Australians like to give which is why the charity sector is one of the biggest industries in Australia. Charities employ 10 percent of Australia’s workforce and in 2018 generated $155 billion.
The org.au namespace serves Australia’s large not-for-profit and charity sectors so it’s important that the community can have trust and confidence in it.
As we covered in our last post, a new set of rules for .au domain names is coming into effect in April 2021. These new rules streamline and build on our existing rules, and contain some key changes to who can register in the org.au namespace to help build and maintain trust.
Known as eligibility rules, they make it possible to identify who is using a particular domain.
Changes to who can register org.au names
To be eligible for a org.au name you need to be a not-for-profit entity. Under the new rules there are 11 categories of organisations that meet the definition of a not-for-profit.
One of the changes relates to unincorporated associations.
Under the new rules unincorporated associations are not eligible to hold org.au names. The only exception is where an unincorporated association appears on the Australian Charities and Not for Profit Commission’s (ACNC) Register of Charities.
The reason for this change is that an unincorporated association can’t enter into a licence agreement as they don't have a legal 'identity'. That means under the existing rules, org.au domain name licences registered to unincorporated associations need to be held by individuals instead.
As unincorporated associations are often informal groups, this can lead to less certainty around who is using an org.au domain name.
Unincorporated associations registered with the ACNC are an exception as these are charities and organisations with a charitable purpose that have ongoing reporting obligations to the ACNC, making it easier to verify who is operating the org.au name.
It’s important to note that most unincorporated associations won’t be eligible to register with the ACNC. However, registrants of org.au names using an unincorporated association as the basis for their eligibility may be still eligible for their org.au name if they meet the definition of a not-for-profit a different way.
What should I do if I’m affected by this change?
Firstly, this change only affects org.au registrants using their unincorporated association as the basis for their eligibility for an org.au name.
There are a number of courses of action you can take depending on your circumstances. You will need to assess which is the best option for your situation.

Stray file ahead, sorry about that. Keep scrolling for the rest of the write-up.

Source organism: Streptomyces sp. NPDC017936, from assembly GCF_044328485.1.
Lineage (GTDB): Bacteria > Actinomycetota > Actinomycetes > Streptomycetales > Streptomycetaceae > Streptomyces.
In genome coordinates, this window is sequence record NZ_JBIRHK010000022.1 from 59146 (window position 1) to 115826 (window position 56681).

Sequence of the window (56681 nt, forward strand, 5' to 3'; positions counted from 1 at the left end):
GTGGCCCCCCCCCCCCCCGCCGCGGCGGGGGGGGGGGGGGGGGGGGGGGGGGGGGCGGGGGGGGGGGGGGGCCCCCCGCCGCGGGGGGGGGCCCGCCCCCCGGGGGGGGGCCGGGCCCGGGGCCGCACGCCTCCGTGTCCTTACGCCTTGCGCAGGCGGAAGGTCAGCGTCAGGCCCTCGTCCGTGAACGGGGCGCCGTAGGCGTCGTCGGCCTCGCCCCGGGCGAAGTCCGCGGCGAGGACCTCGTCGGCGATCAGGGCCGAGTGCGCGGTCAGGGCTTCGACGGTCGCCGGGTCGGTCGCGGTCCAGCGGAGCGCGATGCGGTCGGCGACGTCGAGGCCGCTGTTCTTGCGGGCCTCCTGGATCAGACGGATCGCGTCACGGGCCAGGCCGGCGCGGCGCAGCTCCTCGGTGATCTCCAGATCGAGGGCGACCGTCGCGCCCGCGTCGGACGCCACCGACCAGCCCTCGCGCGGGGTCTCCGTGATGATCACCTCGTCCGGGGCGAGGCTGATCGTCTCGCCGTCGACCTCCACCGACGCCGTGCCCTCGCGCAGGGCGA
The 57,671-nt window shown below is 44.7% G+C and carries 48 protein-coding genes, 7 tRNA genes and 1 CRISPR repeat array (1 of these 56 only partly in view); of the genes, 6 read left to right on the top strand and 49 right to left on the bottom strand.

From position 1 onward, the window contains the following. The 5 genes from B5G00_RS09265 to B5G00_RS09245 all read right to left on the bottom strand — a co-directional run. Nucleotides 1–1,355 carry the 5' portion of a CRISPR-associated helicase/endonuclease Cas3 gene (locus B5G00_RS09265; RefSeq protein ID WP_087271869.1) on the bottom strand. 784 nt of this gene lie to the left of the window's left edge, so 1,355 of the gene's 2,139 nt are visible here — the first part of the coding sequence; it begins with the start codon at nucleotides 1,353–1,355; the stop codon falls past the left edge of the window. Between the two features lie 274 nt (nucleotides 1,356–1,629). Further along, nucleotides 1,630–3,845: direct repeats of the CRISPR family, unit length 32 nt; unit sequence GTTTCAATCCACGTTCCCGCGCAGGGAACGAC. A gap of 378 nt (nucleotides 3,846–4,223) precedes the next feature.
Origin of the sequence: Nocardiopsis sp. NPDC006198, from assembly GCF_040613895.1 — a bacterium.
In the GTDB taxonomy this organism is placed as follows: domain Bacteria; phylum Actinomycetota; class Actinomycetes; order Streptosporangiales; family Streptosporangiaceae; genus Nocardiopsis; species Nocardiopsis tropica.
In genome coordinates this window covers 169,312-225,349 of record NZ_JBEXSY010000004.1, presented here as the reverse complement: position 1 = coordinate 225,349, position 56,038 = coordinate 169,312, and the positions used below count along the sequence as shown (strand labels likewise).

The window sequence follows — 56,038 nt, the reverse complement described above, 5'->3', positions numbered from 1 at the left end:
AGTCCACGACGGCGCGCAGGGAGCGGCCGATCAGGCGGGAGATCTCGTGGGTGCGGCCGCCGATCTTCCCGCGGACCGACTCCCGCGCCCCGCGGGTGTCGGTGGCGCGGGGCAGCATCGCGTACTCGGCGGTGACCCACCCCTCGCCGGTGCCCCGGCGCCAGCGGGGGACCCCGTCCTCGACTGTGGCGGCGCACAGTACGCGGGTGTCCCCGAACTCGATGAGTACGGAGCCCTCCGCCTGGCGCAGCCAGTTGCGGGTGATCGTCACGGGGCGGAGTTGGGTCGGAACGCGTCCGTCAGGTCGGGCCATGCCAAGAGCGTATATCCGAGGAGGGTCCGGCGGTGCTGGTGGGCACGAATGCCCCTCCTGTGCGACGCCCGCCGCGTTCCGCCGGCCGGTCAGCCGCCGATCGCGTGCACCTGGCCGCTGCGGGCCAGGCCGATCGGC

Check if you meet another category of not-for-profit entity
You should first check whether you meet any of the other categories of a not-for-profit entity in the licensing rules.
If your organisation does meet another eligibility category, you can get your registrar to update your registrant details with this information.
Based on the enquiries we’ve received on this topic, this is the most common solution.
If you’re unsure about what kind of entity your organisation is, a good place to start is by searching for your organisation on the Australian Securities and Investment Commission (ASIC) Registers or Australian Business Register (ABR).
Register in the asn.au namespace
Unincorporated associations are eligible to register in the asn.au namespace. You may consider registering a name that is the same or similar to your org.au name in the asn.au namespace, subject to its availability.
Change your organisation’s legal structure
You can consider changing the legal structure for your organisation to meet the definition of a not-for-profit entity, such as by becoming an incorporated association in your state or territory, or becoming a company limited by guarantee.
While we can’t offer advice on what legal structure is best for your situation, organisations like Justice Connect offer free advice and resources on these matters.
When this change takes effect
The change to the org.au eligibility rules take effect on 12 April 2021. All org.au domain name licences created, transferred or renewed on or after this date will be subject to the new licensing rules.
If your domain name licence expires after 12 April 2021, the rules in place at the time you registered, or last renewed your domain name will apply until the end of the current licence period only. If that name is renewed, the new licensing rules will apply to it as the new licence is only created once the current one expires.
For any other questions related to your domain name licence, contact your registrar.